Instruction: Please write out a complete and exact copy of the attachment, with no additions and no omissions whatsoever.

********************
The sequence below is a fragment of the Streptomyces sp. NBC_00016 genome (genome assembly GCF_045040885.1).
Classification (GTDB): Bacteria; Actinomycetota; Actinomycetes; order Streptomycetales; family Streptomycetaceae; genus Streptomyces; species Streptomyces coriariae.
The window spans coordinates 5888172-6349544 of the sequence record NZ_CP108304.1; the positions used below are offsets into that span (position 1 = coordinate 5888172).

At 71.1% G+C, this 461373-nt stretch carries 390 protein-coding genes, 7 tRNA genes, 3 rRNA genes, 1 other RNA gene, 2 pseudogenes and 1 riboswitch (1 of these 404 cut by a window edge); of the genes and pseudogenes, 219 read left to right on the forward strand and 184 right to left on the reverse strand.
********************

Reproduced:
The sequence below is a fragment of the Streptomyces sp. NBC_00016 genome (genome assembly GCF_045040885.1).
Classification (GTDB): Bacteria; Actinomycetota; Actinomycetes; order Streptomycetales; family Streptomycetaceae; genus Streptomyces; species Streptomyces coriariae.
The window spans coordinates 5888172-6349544 of the sequence record NZ_CP108304.1; the positions used below are offsets into that span (position 1 = coordinate 5888172).

At 71.1% G+C, this 461373-nt stretch carries 390 protein-coding genes, 7 tRNA genes, 3 rRNA genes, 1 other RNA gene, 2 pseudogenes and 1 riboswitch (1 of these 404 cut by a window edge); of the genes and pseudogenes, 219 read left to right on the forward strand and 184 right to left on the reverse strand.